There’s more to Jordan than the Rose City of Petra and this was reiterated spectacularly by Pope Francis last month, when he became the fourth pope to visit the Holy Land: Paul VI visited in 1964, John Paul II in 2000, and Benedict XVI in 2009. The Muslim-majority nation of Jordan — less than 6% of its population is Christian — has 34 biblical sites, five of which have been recognised by The Vatican as Christian pilgrimage sites.
Bethany Beyond the Jordan
Many of the buried treasures are still being excavated, as in ‘Bethany Beyond the Jordan”, where John the Baptist lived and baptised Christ. Along with Jerusalem and Bethlehem it is one of the three holiest sites of Christianity. Excavations began here as recently as 1996, following Jordan’s peace treaty with Israel in 1994. On most days, visitors can spot archaeologists hard at work active digs.
Using some pre-1948 studies and the early pilgrim accounts as reference, archaeologists uncovered an astonishing 21 ancient sites. These include five baptismal pools from the Roman and Byzantine periods; a Byzantine monastery; 11 Byzantine churches (many with mosaics and Greek inscriptions); caves of monks and hermits; and lodgings for pilgrims.
Less than 90 km south of Amman, Madaba has been inhabited for at least 4,500 years, and is mentioned in the Bible as the Moabite town of Medeba. The town is best known for its Mosaic Map of the Holy Lands from before 570 CE, which is part of the 6th century Byzantine St George’s Greek Orthodox Church. The remarkably detailed mosaic map depicts the Phoenician cities of Tyre and Sidon in the north, to Egypt to the south, and from the Mediterranean Sea in the west to the Arabian Desert in the east.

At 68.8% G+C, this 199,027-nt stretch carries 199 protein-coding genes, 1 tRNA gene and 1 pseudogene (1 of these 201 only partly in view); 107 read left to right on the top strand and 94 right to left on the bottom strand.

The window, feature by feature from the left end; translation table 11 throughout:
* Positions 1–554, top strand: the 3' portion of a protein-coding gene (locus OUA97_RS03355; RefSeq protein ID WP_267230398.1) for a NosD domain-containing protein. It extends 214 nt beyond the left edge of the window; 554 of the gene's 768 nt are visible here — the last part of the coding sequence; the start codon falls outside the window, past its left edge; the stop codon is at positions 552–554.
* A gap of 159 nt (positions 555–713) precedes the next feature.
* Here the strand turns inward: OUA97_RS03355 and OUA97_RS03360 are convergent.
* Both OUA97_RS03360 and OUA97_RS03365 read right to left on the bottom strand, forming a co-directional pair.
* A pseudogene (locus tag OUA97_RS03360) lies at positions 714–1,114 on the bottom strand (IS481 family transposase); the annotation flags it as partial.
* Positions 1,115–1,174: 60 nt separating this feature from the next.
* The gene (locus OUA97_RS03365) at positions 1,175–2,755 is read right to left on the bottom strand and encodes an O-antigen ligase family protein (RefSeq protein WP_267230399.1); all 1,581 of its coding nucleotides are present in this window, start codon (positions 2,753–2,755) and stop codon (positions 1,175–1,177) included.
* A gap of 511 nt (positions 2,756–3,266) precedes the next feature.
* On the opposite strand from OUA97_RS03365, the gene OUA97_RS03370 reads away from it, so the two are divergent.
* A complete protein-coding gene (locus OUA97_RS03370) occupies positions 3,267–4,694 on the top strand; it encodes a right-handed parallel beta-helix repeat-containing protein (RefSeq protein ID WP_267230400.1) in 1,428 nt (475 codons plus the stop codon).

The mosaic was discovered in 1897 when construction workers stumbled upon the foundations of a 6th century church with a large mosaic floor. Apart from Jerusalem being depicted in exquisite detail in the centre of the map, the mosaic includes the Jordanian towns of Karak and Madaba, where it was made. It displays all the major cities and features in the Holy Land with such remarkable accuracy that archeologists have used it to identify excavations of Biblical sites.
Just a ten minutes drive west of Madaba, Mount Nebo is the final station in Moses’ historic flight from Egypt to the Holy Land. It was here that Moses was given a vision of the Promised Land for the Hebrews at Mount Nebo, where he is also believed to be buried by God himself, though his final resting place is unknown. Islamic belief holds that Musa (Moses) was buried not on the mountain but a few kilometres to the west, somewhere beyond the River Jordan. The mountain became a place of pilgrimage for early Christians from Jerusalem.A small church was built there in the 4th century to commemorate the end of Moses’ life.
(The writer’s trip was sponsored by The Jordan Tourism Board)
SEA WATER SPA
The deep blue of the Dead Sea against the dramatic browns of the Jordan Rift Valley take your breath away, as does the knowledge that you are at the lowest surface on Earth: over 400m (1,312 feet) below sea level.
The super salty water of the Dead Sea is packed with chloride salts. They make the water unusually buoyant – go thigh deep and the sea will throw you up and make it impossible for you to stand on the sea floor.
Lathering on some Dead Sea mud on your body and floating on your back while soaking up the healthy minerals is one of highs of the visit, as is shopping for the wide variety of Dead Sea products and mosaics.
Warning: Do not let the sea water into your eyes, it stings like crazy.